The Medical Technology Group has called on the Department of Health to develop a strategy for the use of technology in infection control.

In the report, entitled ‘Infection Prevention and Control- combating a problem that has not gone away’, rese chers found that 88% of trusts did not keep any records of the financial cost or operational impact of “healthcare acquired infections” and only 12% of trusts recorded the total number of common types of infection.

The MTG report says that trusts should be required to record the number of cases and associated deaths from infections like sepsis, catheter associated urinary tract infections, catheter related blood infections, ventilator-associated pneumonia and norovirus.

It adds that utililsing technology in order to do so, it important and calls on the government to do something about it.

“The government should develop a strategy for using technology for infection prevention and control, and engage with industry for solutions for this,” says the report.

“Better measurement of and prevention of healthcare acquired infections is vital, and medical technology is key to this.”

The MTG researchers surveyed 76 NHS trusts over a three month period between March and July this year through Freedom of Information requests.

One of the recommendations in the report is that trusts should receive” no financial reimbursement for readmissions and bed days relating to a healthcare-acquired infection that was acquired within the Trust itself.”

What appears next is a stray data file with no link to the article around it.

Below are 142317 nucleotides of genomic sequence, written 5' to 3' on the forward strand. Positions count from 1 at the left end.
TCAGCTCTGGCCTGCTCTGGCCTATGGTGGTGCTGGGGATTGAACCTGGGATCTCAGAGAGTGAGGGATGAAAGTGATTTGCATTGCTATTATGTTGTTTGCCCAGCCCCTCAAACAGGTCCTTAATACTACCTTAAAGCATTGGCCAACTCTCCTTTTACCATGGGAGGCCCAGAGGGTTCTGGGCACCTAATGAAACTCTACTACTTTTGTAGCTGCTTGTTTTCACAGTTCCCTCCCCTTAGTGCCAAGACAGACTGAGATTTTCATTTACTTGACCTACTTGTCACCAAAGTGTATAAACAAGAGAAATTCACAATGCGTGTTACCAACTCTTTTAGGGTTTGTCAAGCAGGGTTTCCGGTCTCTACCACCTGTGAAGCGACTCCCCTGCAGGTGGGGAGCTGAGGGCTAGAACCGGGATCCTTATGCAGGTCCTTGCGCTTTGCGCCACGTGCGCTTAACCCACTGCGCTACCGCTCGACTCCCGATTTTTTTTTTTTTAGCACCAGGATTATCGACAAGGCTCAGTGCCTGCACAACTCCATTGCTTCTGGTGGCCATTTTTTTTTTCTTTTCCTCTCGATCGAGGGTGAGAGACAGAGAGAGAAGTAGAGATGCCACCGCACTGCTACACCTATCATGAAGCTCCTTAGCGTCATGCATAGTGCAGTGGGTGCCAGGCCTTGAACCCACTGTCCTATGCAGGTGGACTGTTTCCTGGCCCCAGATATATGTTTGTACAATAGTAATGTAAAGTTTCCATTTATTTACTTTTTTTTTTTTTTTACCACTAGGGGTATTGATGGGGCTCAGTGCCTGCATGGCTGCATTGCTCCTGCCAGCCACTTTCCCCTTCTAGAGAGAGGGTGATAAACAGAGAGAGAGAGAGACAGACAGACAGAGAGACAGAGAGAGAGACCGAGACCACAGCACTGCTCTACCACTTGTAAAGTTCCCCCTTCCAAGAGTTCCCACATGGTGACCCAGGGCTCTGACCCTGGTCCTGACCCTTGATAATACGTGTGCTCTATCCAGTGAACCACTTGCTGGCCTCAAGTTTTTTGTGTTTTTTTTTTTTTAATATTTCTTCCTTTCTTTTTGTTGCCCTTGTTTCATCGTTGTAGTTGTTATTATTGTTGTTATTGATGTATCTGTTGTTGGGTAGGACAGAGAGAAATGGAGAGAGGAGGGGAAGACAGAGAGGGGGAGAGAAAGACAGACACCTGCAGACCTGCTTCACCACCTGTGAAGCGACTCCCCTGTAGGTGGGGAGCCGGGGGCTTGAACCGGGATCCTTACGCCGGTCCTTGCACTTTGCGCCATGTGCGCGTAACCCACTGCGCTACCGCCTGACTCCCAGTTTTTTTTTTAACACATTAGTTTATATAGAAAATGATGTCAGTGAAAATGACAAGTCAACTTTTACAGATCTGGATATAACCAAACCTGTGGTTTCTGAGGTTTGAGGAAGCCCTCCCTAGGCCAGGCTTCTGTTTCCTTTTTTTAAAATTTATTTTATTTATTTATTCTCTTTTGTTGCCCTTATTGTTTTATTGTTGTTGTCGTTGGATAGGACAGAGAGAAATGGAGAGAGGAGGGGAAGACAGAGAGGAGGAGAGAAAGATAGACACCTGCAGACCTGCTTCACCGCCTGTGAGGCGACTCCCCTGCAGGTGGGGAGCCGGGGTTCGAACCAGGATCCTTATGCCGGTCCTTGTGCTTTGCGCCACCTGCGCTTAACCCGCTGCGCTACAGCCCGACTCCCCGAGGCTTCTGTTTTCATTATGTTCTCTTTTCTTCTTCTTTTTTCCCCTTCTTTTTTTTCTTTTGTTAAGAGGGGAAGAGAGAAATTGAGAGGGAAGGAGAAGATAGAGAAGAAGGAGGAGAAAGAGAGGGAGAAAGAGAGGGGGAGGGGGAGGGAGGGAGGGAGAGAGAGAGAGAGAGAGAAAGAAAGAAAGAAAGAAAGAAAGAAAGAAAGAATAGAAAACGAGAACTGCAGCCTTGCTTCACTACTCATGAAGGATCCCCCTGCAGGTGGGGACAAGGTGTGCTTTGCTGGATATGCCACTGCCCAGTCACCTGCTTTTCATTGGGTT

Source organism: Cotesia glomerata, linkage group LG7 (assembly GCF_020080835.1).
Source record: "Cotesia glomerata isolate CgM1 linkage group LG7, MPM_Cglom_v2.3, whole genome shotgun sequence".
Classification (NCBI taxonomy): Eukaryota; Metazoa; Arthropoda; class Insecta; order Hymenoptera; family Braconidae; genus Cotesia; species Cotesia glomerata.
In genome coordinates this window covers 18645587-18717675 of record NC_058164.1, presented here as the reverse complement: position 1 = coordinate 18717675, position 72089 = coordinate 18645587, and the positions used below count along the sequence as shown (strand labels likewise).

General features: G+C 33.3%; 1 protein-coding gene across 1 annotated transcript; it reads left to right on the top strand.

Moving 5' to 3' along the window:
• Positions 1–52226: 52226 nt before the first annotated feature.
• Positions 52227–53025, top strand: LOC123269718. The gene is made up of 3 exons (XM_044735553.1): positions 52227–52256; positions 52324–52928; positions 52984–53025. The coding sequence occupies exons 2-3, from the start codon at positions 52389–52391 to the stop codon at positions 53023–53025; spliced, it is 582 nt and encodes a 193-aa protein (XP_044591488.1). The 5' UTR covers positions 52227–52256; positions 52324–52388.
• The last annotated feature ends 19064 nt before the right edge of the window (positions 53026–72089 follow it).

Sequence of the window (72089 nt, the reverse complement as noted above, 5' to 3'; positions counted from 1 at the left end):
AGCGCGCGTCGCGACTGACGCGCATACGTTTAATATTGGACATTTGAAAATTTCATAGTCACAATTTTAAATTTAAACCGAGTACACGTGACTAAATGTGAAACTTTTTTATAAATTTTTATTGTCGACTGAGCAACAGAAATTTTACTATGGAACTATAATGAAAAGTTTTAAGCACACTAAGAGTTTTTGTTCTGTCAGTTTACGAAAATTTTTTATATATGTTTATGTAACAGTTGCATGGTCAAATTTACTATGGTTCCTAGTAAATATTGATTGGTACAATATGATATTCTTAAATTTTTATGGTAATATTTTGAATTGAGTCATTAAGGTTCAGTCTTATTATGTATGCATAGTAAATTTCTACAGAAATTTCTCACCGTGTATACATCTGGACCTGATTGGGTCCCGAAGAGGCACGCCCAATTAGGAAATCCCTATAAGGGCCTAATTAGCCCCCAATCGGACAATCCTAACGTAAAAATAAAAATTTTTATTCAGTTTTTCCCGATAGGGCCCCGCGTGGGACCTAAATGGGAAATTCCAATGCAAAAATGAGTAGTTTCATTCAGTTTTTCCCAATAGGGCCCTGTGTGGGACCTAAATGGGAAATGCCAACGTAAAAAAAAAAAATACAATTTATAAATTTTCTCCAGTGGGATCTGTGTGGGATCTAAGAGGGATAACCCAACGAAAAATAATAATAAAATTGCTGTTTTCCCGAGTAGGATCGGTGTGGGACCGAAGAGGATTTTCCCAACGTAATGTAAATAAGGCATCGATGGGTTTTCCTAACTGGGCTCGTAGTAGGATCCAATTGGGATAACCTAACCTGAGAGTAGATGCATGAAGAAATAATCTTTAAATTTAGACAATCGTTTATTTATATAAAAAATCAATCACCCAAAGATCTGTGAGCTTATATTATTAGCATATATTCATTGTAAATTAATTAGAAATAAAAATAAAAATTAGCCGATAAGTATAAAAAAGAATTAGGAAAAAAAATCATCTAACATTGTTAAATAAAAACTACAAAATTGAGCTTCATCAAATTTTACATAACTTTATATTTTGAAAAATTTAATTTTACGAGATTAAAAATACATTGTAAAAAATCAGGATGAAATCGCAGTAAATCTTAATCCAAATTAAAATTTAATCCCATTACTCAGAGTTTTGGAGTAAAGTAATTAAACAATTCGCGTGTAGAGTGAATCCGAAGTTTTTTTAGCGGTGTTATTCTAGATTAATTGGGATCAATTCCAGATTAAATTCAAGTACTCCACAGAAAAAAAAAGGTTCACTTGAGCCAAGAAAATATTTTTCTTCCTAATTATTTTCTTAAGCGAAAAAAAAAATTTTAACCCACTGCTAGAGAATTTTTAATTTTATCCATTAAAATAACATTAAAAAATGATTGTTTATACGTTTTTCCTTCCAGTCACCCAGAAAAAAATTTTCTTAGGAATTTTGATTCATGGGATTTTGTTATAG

“This will end the situation where trusts financially benefit from health-acquired infections and better align financial incentives with the goal of lower infection rates,” says the report.

Barbara Harpham, chair of the MTG, said that because rates of infections such as MRSA and E.Coli has dropped in recent years, it could lead people to believe the problem has gone away.

“There is complacency across the NHS about other healthcare-acquired infections. At a time when anti-microbial resistance is growing and more resistant strains are coming through, this is ludicrous,” she said.

“We must also put an end to the perverse situation where NHS trusts are reimbursed when they treat patients who acquire an infection in that trust’s hospital. If trusts are hit financially, it will force them to take infection control more seriously.”

Last year, EHI reported that Neil Carmichael MP, secretary of the All Party Health Group at Westminster, called for the NHS to deploy technology in the battle against antibiotic resistance to get “the right drug for the right bug”.

The MTG report says that rather than overspend on “the overuse of antibiotics, there must be a real investment in preventing infections in the first place.”

MTG is a coalition of patient groups, research charities and medical device manufacturers working to “improve access to cost-effective medical technologies for everyone who needs them”.